The Feast of Seven Fishes

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The Feast of Seven Fishes

A popular southern Italian tradition celebrated all over the world is the Feast of the Seven Fishes. In Italy it is called “la cena della vigilia,” or Christmas Eve Dinner, December 24th, observed by abstaining from eating meat on Christmas Eve, enjoying the holiday meal with family, filled with a seafood spread. 

George Hirsch Lifestyle, Feast of the Seven Fishes

WHY SEVEN? Some say the number seven represents the seven sacraments, seven days of creation, or simply the fact that seven signifies perfection in the Bible. This may be speculation, however what is known is that this celebration is something that is very much appreciated and shared by most Italians and lovers of fish.

Fish: You will find virtually any Mediterranean fish prepared from this region. Everything from anchovies to eel. Popular fishes in the feast include calamari, smelts, clams, and shrimp. 

One of my favorite is baccalá, a dried, salted cod. 

Baccala How To: To reconstitute the baccalá, you soak it for two days, changing the water three or four times.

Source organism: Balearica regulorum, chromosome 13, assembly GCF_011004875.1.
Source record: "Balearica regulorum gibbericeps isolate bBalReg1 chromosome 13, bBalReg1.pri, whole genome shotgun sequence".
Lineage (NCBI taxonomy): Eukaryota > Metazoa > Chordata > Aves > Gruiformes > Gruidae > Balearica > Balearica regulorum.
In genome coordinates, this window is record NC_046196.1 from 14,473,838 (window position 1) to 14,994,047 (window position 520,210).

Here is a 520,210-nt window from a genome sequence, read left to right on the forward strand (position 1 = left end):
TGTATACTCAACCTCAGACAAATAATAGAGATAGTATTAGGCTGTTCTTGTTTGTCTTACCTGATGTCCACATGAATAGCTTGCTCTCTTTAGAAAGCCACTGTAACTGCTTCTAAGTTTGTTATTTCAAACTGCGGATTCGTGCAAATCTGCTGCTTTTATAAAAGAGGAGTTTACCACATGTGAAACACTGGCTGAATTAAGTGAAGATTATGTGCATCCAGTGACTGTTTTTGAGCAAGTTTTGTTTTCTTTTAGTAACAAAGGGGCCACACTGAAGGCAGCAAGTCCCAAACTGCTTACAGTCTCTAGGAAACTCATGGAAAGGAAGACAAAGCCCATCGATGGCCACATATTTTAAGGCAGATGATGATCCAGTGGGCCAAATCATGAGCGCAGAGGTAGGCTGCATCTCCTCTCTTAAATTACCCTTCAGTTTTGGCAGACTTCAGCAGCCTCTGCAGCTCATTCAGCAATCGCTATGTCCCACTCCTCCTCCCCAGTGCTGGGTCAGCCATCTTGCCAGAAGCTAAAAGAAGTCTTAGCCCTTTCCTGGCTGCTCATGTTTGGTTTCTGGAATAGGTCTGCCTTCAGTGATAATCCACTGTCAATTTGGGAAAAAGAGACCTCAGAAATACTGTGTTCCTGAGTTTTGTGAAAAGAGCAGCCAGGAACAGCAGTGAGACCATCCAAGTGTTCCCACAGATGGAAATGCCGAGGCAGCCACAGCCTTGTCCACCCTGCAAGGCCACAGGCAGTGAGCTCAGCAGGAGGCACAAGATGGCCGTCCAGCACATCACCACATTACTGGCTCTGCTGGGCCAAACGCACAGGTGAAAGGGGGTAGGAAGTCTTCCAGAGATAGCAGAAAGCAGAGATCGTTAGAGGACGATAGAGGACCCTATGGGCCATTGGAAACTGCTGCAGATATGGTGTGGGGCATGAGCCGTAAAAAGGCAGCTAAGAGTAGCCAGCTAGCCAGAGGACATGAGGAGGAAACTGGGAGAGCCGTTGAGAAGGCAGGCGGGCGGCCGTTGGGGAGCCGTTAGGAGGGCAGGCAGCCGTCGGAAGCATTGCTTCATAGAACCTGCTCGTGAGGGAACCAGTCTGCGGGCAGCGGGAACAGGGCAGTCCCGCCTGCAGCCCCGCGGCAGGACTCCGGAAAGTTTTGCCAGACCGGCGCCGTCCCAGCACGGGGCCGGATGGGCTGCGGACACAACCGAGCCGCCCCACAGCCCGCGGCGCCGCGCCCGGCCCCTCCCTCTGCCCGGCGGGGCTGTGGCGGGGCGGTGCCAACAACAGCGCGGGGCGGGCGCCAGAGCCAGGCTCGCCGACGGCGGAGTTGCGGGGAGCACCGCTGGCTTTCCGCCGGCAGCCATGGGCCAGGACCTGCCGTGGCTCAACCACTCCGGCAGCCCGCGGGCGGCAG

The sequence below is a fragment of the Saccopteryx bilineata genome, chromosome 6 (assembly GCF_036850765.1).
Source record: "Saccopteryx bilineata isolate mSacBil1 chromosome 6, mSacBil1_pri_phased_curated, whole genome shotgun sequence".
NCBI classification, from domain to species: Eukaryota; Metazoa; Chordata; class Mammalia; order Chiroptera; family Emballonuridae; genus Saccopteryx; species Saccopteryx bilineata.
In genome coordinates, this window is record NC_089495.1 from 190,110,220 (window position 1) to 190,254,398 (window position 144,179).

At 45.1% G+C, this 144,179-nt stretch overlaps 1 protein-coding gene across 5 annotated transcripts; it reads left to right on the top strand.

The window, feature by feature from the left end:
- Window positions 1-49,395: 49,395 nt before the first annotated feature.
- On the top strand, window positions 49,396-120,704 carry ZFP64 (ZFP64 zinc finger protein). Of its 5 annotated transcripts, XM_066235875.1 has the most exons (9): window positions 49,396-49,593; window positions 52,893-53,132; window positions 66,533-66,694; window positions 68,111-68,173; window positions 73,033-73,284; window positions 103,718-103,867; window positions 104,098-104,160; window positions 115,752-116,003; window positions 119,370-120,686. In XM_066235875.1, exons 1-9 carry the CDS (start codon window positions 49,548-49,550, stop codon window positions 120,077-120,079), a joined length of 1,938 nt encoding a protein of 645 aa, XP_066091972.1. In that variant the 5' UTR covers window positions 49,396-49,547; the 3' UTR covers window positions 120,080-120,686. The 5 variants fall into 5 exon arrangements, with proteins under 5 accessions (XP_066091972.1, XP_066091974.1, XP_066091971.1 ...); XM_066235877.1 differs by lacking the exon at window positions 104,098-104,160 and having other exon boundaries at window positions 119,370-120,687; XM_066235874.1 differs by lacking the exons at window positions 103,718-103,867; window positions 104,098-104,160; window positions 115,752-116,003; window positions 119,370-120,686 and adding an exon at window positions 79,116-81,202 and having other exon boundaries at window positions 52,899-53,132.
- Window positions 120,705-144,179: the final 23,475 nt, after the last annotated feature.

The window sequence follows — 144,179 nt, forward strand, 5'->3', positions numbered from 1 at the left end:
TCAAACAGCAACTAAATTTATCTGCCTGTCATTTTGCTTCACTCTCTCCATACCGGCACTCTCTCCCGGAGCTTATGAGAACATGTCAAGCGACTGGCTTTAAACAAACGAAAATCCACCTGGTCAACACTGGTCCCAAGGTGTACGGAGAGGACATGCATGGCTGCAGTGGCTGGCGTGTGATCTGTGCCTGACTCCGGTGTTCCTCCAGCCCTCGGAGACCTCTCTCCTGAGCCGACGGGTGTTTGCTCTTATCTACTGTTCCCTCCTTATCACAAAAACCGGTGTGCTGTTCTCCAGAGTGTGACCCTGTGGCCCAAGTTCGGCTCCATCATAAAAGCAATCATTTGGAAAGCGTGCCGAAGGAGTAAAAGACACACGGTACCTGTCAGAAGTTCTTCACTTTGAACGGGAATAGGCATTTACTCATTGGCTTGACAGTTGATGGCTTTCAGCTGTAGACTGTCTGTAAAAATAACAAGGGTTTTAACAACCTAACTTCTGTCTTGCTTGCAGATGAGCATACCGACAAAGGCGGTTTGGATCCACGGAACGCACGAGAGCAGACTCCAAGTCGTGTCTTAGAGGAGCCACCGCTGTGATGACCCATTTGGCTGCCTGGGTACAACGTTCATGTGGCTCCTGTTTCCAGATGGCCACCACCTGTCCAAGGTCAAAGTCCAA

I prepare the baccalá several ways including sauted and with tomatoes, but it's also quite popular to prepare it in the oven with potatoes or even in a salad with potatoes and black olives.

The Seven Fishes is a feast that brings family and friends together to celebrate a very important evening, and the seafood is only the centerpiece of what really takes place..keeping a tradition alive with family and friends. Isn’t that what holidays are really about? Buone feste! 

Seafood Chowder

Fritto Misto

Linguini Calamari Sauce

Baccala and Potato Recipe

Capitone Arrosto & Fritto

Clam Pie Recipe

Mussels in White Wine Sauce

Stuffed Calamari Recipe

Shrimp Risotto Recipe

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Hot Apple Tart as seen on George Hirsch Lifestyle

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The original legend tells that an apple tarte was made upside down by mistake—and so, I call it a confused apple pie. And the tart is still a tart with or without the e. Believe it or not- tarte tatin is easier to make than apple pie; and could even have higher appeal because it’s served warm. So put your best pastry move on and make it for your guests for dessert, they’ll love the show! 

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Tarte Tatin aka Apple Tart

Makes six servings

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2 large green apples, peeled, cut into quarters, remove core and cut into 1/2 inch slices

1/2 stick sweet butter